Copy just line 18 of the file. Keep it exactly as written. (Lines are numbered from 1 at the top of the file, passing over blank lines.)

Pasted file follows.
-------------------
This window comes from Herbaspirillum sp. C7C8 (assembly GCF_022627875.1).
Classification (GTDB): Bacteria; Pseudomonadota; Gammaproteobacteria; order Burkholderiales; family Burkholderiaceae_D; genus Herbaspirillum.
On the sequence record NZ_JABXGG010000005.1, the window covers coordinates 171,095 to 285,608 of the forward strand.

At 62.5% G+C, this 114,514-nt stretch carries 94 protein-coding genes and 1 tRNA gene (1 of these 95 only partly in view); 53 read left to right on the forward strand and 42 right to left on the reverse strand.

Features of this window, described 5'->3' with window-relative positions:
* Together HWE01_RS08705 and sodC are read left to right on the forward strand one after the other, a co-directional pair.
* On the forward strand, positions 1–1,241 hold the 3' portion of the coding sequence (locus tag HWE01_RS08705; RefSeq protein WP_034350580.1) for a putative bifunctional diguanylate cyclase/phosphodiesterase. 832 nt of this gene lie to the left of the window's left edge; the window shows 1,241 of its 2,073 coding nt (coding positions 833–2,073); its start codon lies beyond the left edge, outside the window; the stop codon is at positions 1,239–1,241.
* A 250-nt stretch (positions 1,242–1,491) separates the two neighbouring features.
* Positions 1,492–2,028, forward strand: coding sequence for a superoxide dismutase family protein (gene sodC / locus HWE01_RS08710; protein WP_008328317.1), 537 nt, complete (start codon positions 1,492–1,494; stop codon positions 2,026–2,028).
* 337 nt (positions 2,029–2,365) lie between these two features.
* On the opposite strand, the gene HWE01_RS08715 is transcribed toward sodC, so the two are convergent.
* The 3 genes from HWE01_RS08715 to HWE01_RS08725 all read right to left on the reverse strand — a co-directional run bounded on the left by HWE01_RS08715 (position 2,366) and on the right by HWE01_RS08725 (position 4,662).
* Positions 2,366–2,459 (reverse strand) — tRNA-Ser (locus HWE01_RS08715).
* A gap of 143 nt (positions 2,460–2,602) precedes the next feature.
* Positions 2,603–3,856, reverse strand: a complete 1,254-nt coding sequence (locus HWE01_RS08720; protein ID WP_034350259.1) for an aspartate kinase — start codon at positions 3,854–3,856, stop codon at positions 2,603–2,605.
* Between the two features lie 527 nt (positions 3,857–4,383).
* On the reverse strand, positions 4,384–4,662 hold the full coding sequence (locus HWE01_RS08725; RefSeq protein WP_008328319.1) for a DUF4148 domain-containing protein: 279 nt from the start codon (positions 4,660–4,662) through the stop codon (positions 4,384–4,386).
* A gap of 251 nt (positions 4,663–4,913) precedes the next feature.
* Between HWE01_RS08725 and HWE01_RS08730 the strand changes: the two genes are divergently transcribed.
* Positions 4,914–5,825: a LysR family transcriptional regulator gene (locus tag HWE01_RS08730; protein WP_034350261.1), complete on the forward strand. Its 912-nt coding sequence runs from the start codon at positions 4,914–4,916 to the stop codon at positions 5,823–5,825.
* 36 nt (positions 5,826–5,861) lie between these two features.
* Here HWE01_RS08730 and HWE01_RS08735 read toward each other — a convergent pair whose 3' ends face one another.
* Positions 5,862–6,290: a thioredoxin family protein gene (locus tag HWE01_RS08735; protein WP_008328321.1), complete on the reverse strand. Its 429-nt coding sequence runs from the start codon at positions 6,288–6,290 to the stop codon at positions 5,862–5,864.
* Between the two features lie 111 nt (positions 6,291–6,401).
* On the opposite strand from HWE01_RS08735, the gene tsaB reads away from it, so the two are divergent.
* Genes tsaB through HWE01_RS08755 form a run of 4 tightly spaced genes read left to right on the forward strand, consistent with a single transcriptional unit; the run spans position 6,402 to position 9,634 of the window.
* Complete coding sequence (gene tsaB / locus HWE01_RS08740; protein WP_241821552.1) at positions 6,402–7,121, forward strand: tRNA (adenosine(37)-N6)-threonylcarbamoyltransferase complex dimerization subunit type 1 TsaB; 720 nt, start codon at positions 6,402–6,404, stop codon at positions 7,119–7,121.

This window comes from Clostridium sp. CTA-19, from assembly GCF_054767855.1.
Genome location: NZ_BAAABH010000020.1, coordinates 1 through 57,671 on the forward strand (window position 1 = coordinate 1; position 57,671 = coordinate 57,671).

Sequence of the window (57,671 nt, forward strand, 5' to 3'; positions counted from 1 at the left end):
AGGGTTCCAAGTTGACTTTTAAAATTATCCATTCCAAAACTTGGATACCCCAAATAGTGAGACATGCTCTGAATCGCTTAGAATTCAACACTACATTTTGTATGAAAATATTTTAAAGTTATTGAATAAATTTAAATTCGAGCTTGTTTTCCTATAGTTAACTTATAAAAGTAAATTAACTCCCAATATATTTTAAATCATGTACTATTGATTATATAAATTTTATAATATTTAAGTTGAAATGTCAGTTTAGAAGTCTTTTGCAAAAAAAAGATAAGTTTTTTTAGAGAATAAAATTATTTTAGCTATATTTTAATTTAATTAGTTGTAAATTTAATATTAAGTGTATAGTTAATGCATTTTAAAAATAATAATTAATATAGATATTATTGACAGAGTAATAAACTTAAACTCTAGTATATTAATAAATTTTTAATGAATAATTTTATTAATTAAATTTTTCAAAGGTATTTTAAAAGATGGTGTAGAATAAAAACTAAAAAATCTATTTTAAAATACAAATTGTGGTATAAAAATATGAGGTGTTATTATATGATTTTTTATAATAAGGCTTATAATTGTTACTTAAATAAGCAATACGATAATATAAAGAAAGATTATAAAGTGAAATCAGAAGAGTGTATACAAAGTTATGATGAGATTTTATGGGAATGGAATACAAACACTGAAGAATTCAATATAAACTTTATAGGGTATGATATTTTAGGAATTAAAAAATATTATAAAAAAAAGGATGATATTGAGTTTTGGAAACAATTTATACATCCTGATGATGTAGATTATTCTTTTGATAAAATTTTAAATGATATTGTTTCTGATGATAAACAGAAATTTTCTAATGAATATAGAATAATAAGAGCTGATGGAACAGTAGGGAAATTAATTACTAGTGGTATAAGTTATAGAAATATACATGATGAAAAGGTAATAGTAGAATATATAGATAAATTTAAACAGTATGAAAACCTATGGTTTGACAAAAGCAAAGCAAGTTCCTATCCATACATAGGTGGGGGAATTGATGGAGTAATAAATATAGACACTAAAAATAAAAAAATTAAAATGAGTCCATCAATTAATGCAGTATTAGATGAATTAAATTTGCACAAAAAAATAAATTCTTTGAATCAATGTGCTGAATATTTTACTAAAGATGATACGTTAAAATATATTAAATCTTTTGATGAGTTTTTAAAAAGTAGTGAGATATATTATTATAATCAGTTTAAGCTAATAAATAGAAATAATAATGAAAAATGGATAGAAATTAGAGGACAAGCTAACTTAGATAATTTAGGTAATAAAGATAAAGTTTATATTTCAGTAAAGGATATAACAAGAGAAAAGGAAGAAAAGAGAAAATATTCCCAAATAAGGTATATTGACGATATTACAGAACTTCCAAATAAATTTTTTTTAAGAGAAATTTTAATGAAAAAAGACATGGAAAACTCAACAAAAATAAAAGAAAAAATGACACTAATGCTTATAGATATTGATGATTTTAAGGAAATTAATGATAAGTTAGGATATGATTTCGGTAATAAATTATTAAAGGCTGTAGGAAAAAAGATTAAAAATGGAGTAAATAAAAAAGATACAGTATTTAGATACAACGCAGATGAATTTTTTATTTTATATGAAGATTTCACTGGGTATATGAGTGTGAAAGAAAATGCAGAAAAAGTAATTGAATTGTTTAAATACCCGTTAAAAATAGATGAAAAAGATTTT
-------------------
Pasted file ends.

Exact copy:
* A gap of 251 nt (positions 4,663–4,913) precedes the next feature.